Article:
An update from Craig:
Karin has asked me to write a brief blog to update readers about her progress. I am here in the room with her, but she is too weak to write now and knows that people are concerned and awaiting an update. I will write honestly and openly.
Last Thursday Karin received 11 million stem cells intravenously over the course of an hour that had been collected from her sister the day before. Her family was by her side. Karin did great and glowed while receiving the cells. It was very peaceful and she slept through some of the transplant. Holding the bag of Kristen’s stem cells that will kill the cancer was a surreal and indelible moment.
While we all rejoiced in the milestone of the stem cells being transplanted, the reality is that the most difficult part of the process has just begun. The days since have been a drug-induced blur. A number of related/unrelated side effects have cropped up, making this past week very difficult. She’s currently receiving many antibiotics and many pain meds to combat the discomfort and pain, so it’s difficult to know what has been causing what.
In addition to rebuilding herself on a cellular level, Karin is working hard to overcome:
-an infected and swollen ulcer in the back of her mouth and soft tissue inflammation and infection of her cheek and jaw
-an infected catheter line from the June 9th surgery where she receives medication and gives blood. The Infectious Disease team and Head and Neck team are carefully monitoring and culturing these sites. They are very swollen and tender. It is likely that the catheter will need to come out tomorrow morning. Another surgical procedure will be necessary to put a new catheter on the other side of her chest.
-bladder urgency, spasms, lack of control, and possible infection. The IV fluids make her urinate nearly every hour, which is very painful. Yesterday she began receiving constant intravenous pain medication and a button that allows her to self-medicate to reduce the pain faster than by calling for a nurse to bring relief.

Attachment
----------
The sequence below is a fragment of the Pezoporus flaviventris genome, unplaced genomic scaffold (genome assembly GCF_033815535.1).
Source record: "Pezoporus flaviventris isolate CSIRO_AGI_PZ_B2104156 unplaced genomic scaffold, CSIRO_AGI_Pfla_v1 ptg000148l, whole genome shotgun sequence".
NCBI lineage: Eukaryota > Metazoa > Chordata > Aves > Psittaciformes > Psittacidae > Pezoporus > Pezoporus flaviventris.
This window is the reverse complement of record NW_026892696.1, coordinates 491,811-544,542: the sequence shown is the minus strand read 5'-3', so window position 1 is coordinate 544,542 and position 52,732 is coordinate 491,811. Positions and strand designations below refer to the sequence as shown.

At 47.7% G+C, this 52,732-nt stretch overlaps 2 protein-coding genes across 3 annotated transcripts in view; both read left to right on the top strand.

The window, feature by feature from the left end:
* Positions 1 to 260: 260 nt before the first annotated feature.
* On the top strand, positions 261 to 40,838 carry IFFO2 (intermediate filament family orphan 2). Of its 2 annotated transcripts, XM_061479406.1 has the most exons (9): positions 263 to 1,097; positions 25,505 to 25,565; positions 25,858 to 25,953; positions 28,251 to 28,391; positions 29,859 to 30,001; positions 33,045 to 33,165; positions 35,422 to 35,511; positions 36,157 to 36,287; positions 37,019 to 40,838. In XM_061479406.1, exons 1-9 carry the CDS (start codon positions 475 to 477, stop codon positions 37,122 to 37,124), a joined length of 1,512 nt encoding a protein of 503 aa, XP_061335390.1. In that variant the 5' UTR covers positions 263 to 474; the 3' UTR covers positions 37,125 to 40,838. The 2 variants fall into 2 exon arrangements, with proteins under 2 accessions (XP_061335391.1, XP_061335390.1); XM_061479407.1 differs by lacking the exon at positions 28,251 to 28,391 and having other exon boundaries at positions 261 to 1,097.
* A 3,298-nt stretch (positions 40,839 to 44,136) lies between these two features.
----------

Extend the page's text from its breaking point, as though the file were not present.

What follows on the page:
-fluid retention of 10 pounds
-total loss of appetite
-daily nausea, vomiting, and shaking chills
-a lot of poking and prodding to figure out what is going on
-blood counts near 0. She has received red blood cell transfusions the past 3 days. Yesterday she had a severe allergic reaction to a platelet transfusion. Despite pre-meds, her body became very itchy, covered in hives, itchy throat and coughing, and lots of swelling. She later received a different bag of platelets and with further precautions and monitoring, did not have an adverse reaction.
-beginning of hair loss
-a fever tonight
Other than that, she feels great. Dr. Sauter says that while many of these symptoms are not necessarily common, he is not overly concerned. This kind of thing can happen as a result of the lead-in chemotherapy, from the immunosuppressant medication, or from the temporary absence of an immune system. He thinks that time and antibiotics will heal these problems. Karin has been good at vocalizing her concerns and asking for help as needed.
Karin’s daily highlights include the sunlight coming through her window in the morning, looking at photographs and gifts of original artwork decorating the room, watching/dozing through movies, and crossing off days in red ink on the calendar. Oh, and long visits by me, she adds.
Karin’s blood counts are expected to start coming in at some point early next week. At that point, these infections should start to work themselves out and she’ll slowly regain some strength and appetite. Until then, I hope that she’s able to sleep through as much of these days as possible and keep the pain tolerable.
Karin has appreciated the many messages and prayers and she hopes everyone will understand her inability to respond. Even if you don’t hear back from her or me, please know that your words and encouragement have meant the world to us. Many thanks.